Now it was 1970 and the fourth album by John as a solo artist. This most excellent album continues the early music feel from his previous solo project Sir John Alot. John had been influenced by the work and recordings of David Munrow and the Early Music Consort and took an interest in the field.
Here on this highly unique and original album John gives us an Early music treatment, all in his unique folk music way, to many pieces.
The Medieval sound is married together with John playing Sitar and low volume electric guitar. He also use acoustic guitar. Along with John is fellow musician Terry Cox from Pentangle who provides violin, viola, concertina, flute and light percussion. The medieval sound is a bit misleading since the origin of much of the album spans some 500 years with pieces from 13th and 14th Centuries dance tunes to a piece from J.S.Bach and the Baroque period. And then on to the not so old instrumental sound of English Folk music.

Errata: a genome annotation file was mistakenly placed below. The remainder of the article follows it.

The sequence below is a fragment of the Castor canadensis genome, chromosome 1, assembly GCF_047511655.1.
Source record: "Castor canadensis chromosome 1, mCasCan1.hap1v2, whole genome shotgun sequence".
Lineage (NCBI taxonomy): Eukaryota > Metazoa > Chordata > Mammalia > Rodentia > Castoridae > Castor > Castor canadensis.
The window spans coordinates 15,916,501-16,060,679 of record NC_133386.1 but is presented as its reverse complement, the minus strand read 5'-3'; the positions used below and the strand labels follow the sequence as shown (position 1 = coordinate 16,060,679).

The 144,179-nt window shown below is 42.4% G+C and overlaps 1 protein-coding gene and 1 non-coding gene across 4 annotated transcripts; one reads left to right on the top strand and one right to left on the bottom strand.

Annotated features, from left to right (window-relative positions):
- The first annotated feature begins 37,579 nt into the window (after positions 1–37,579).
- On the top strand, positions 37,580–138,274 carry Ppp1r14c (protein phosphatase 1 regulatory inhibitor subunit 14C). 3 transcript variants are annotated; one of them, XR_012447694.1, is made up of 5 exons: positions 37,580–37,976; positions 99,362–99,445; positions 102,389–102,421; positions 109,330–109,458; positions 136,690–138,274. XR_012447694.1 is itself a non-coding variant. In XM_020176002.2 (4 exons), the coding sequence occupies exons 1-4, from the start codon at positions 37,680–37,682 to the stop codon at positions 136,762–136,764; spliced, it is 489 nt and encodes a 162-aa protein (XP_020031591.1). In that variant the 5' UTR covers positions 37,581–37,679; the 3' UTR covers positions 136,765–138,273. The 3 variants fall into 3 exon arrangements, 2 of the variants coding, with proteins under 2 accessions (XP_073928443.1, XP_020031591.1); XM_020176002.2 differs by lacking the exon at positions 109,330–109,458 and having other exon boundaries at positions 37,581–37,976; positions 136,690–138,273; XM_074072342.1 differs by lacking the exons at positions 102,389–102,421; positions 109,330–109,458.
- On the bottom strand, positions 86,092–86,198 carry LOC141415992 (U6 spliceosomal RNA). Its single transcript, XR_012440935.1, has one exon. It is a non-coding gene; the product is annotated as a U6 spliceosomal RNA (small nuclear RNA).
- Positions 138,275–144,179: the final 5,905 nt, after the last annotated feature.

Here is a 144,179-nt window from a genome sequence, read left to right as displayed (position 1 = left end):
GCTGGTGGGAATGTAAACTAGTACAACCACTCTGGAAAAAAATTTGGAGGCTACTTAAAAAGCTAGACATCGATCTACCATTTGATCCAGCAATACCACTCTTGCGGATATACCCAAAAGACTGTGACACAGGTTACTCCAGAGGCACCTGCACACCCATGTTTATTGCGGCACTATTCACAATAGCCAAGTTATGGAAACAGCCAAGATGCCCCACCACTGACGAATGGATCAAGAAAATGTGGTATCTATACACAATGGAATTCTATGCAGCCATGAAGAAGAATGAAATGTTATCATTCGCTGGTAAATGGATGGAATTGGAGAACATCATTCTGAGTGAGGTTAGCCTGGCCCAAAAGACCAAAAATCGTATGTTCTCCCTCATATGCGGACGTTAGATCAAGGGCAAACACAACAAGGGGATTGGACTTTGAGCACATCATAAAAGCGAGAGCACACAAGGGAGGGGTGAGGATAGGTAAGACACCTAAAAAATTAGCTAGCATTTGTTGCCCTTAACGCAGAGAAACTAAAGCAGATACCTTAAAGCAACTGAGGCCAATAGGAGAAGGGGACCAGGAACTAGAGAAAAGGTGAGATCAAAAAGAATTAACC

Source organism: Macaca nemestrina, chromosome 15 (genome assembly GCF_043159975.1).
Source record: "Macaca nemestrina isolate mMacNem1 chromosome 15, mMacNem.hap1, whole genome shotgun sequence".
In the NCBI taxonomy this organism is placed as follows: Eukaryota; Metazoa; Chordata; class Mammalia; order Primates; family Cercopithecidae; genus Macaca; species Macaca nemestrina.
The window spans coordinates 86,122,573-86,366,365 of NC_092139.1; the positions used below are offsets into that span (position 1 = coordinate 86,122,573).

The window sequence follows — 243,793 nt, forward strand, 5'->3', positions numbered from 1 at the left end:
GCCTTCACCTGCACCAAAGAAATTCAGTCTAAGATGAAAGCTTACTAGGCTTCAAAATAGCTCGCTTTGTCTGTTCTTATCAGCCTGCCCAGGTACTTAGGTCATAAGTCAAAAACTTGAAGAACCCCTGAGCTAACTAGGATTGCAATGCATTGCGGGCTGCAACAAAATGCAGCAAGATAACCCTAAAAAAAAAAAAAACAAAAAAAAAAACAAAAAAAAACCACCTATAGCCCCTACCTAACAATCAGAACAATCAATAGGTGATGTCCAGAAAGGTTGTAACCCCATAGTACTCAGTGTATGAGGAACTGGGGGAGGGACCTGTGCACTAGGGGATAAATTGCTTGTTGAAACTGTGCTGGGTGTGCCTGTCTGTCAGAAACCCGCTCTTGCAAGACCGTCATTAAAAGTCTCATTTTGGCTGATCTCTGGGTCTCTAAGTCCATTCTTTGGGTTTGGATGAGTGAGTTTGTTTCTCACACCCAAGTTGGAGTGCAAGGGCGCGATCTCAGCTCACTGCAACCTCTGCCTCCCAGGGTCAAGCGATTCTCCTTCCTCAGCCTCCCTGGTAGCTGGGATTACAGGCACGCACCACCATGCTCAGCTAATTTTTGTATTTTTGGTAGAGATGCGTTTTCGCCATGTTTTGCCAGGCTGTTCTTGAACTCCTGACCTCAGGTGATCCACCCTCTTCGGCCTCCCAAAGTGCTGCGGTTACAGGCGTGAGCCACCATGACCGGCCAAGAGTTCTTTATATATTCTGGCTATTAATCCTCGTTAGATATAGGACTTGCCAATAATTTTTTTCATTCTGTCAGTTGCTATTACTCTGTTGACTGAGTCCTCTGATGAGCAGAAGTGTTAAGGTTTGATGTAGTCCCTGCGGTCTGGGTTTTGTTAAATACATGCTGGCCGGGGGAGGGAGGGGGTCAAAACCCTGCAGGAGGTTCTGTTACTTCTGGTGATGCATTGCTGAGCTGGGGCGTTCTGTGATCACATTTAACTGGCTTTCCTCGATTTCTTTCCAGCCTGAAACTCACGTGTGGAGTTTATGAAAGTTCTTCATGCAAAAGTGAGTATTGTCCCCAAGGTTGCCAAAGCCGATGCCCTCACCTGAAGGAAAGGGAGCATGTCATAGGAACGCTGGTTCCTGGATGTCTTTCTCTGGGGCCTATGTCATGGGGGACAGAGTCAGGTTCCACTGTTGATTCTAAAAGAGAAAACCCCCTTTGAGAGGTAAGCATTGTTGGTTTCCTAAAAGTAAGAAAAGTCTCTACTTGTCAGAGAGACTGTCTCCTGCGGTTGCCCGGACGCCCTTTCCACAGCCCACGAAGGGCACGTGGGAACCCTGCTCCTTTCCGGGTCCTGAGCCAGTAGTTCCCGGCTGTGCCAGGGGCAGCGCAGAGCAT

. The whole album is a treat musically with some terrific arrangements. It is instrumental (except for the CD bonus tracks)

Tracks one and two contain two pieces each. All four have origin in Anon or Traditional. Track three has two pieces. One is from Anon and the other by Machaut. Then track four has two pieces by Gervaise. Track five has a piece by John Dowland and the Melancholy Galliard. Track six is Sarabande by J.S. Bach Then track seven is the title track The lady and the Unicorn by Renbourn. The album ends with track eight which has a medley of three Traditional folk songs. My Johnny was a shoemaker, Westron Wynde and Scarborough Fair All tracks arranged by John Renbourn.
The CD version is re mastered and contains two bonus tracks. The first is the vocal version of My Johnny was a shoemaker that has John and Jacqui McShee. The second bonus track comes from Pentangle with a medley of suitable pieces that John had already used in his repertoire.

This CD version of the album is really good and is well presented. The album itself is a great folk album and easily one to collect for fans of John Renbourn or Pentangle.